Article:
|The bushranger Morgan shooting McGinnerty F Cubbitt – circa 1864 Wood engraving|
In 1864, my great-great-grandfather, Philip de Crespigny (1850-1927), then only 14, took a shot at a prowler, missed, and was grazed on the shoulder when the suspicious-looking stranger fired back.
This anyway was how he reported the incident to his father, Philip Robert Champion Crespigny (1817-1889), the Talbot goldfields warden and police magistrate. A manhunt was begun, with the prowler initially thought to be ‘Mad Dog’ Morgan, a bushranger from the neighbouring colony of New South Wales.
|DARING ATTEMPT TO MURDER THE SON OF MR P. C. CRESPIGNY, P.M. (1864, August 18). The Star (Ballarat, Vic. : 1855 – 1864), p. 2. Retrieved from http://nla.gov.au/nla.news-article66347371|
The Melbourne Punch was more than a little sceptical:
(with a helpful note that the surname is pronounced Crepny)
|THE CRESPIGNY LEGEND. (1864, August 25). Melbourne Punch (Vic. : 1855 – 1900), p. 3. Retrieved from http://nla.gov.au/nla.news-article176532918|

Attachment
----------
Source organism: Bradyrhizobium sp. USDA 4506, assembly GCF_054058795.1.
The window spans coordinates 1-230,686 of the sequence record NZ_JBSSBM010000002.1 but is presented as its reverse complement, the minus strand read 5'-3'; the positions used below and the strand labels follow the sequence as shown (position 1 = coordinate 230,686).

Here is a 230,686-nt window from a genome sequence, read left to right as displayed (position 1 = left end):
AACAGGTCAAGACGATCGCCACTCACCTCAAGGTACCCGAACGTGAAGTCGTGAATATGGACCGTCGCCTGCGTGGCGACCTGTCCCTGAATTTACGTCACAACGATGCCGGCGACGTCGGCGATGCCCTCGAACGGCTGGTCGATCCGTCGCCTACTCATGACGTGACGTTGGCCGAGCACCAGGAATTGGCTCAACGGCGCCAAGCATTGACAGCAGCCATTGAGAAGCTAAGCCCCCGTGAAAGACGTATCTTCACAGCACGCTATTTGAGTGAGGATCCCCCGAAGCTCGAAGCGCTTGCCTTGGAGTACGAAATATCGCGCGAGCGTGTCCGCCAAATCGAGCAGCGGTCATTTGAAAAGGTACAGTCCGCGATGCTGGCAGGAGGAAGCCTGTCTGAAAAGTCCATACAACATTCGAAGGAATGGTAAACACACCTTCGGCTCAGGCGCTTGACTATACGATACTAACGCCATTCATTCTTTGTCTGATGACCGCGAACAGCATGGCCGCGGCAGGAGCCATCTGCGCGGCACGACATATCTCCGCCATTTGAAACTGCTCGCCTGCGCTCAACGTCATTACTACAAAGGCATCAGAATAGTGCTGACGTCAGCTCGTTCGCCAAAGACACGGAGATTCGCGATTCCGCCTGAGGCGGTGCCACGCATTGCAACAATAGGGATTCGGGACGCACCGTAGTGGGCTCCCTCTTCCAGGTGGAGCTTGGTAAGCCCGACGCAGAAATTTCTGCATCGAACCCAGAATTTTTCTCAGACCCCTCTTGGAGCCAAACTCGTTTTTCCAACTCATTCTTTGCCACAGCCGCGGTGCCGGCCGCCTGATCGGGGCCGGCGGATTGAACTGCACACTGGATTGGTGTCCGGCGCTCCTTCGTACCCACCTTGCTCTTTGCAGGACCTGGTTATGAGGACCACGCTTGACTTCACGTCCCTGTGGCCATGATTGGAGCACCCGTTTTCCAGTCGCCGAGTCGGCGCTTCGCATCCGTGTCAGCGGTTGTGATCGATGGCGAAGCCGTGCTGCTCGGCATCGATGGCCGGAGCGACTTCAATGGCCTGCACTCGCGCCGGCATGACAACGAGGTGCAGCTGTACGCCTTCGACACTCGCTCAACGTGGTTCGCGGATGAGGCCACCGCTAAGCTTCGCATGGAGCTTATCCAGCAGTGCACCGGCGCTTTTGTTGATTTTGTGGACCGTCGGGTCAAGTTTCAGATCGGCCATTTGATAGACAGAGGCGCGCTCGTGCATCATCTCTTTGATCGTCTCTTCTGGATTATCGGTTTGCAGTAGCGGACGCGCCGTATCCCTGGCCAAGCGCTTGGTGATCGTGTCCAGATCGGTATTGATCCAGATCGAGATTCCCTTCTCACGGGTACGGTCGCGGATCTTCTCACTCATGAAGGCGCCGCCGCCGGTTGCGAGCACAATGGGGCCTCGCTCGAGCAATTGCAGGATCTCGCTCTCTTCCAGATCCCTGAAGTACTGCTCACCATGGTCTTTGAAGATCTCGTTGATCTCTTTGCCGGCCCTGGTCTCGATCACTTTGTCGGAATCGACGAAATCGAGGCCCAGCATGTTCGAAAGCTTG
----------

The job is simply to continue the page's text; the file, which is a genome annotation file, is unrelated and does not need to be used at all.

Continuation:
and the Bendigo Advertiser frankly disbelieved the tale:
Philip Robert Champion Crespigny leapt to his son’s defence. His boy was telling the truth, he said, and he offered a reward of a hundred pounds for the apprehension of the prowler:
|THE LATE ATTEMPT TO SHOOT MR. CRESPIGNY’S SON. (1864, August 31). The Argus (Melbourne, Vic. : 1848 – 1957), p. 7. Retrieved from http://nla.gov.au/nla.news-article5747472|
|NEWS AND NOTES. (1864, September 10). The Star (Ballarat, Vic. : 1855 – 1864), p. 2. Retrieved from http://nla.gov.au/nla.news-article66347964|
Nothing came of this, however, and Punch continued to milk the incident for laughs:
|NOTES AND QUERIES. (1864, September 15). Melbourne Punch (Vic. : 1855 – 1900), p. 3. Retrieved from http://nla.gov.au/nla.news-article176533045|